One wall handball, also known as Wallball, is becoming increasingly popular in Irish schools.
One wall handball, also known as Wallball, is becoming increasingly popular in Irish schools. 

Handball's popularity continues to surge


By Oisin Cusack

With 170 clubs and over 15,000 members, handball’s popularity has grown significantly in the last few decades.

Martin Mulkerrins from the Maigh Cuilinn club in Galway is one of the sport’s leading players and has witnessed this growth first-hand in his native county which now has 16 handball clubs, second only to Wexford with 17.

“I can categorically say that the numbers in Galway have increased dramatically since I started playing, dramatically,” says Mulkerrins.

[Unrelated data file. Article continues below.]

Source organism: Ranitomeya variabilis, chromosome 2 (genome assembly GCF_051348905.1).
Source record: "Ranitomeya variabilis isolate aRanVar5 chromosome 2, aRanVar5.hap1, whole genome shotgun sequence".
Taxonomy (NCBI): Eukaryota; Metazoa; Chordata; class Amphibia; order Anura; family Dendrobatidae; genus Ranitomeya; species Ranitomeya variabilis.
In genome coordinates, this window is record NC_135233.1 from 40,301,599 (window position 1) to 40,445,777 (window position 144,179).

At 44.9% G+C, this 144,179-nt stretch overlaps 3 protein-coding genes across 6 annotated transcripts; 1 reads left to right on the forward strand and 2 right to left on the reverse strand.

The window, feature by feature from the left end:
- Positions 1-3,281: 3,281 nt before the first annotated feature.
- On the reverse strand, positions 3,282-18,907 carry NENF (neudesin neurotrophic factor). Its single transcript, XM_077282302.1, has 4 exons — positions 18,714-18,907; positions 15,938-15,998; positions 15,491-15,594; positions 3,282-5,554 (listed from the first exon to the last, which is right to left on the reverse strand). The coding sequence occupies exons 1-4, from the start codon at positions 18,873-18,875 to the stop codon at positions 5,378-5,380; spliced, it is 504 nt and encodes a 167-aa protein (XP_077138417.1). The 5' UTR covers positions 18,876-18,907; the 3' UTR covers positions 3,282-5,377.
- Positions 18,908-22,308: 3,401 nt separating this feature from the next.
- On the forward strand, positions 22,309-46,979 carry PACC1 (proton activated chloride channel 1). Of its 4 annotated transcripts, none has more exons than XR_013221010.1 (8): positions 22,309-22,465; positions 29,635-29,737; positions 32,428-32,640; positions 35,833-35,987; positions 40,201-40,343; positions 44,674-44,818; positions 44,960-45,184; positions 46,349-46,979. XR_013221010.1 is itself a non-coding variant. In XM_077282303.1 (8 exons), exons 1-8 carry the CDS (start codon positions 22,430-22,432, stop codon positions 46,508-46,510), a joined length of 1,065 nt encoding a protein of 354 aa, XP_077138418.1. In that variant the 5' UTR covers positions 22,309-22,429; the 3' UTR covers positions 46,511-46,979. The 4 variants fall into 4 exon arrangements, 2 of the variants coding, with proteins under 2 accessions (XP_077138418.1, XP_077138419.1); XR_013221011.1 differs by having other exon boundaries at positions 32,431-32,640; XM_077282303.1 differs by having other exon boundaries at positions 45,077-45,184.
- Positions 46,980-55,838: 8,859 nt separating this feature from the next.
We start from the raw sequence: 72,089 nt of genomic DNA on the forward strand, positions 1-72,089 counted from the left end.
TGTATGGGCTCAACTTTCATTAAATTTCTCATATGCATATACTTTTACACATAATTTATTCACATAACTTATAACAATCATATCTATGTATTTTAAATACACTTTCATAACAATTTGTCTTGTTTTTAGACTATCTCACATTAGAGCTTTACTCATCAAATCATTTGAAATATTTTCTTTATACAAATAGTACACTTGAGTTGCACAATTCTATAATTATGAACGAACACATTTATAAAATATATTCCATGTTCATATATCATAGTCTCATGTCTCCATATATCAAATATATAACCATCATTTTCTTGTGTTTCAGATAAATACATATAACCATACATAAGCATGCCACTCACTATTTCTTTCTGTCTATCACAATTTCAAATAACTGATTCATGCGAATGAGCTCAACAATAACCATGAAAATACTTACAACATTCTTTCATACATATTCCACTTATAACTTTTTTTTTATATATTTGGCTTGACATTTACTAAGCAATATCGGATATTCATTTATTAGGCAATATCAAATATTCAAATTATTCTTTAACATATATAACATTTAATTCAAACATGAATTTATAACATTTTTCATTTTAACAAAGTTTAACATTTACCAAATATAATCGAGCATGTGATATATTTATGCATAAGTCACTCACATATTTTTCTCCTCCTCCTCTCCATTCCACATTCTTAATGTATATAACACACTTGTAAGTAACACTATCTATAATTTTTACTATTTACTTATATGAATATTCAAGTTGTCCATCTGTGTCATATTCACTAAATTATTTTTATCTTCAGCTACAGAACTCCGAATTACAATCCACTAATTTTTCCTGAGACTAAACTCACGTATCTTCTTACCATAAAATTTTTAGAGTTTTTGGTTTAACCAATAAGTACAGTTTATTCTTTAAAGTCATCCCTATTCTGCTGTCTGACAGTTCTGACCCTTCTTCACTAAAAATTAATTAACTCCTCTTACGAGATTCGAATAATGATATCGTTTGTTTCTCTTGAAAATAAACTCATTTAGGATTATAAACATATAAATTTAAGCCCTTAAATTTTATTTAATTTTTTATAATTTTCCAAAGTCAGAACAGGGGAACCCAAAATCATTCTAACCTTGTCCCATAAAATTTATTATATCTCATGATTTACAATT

“When I started playing handball in 2004 there was only really one club in Williamstown with juveniles, but now there are 11 or 12 clubs.”

“The Cumann na mBunscol competitions have regularly 100-plus in them, this would have been unheard of when I started.

“That’s just a massive growth since 2004 and new clubs are opening and registering all the time.”

With the popularity of handball increasing, the One wall code, or Wallball as it has since been rebranded, offers opportunity for further development.

Maigh Cuilinn clubman, Martin Mulkerrins. 
Maigh Cuilinn clubman, Martin Mulkerrins. 

The game started in Ireland as almost a hobby for the summer months for players to pass the time between the small alley and big alley seasons.

Now, though, Wallball the fastest growing code of handball with numbers increasing substantially in the last five years. It now stands on its own two feet just like handball’s two other codes 60x30 and 40x20.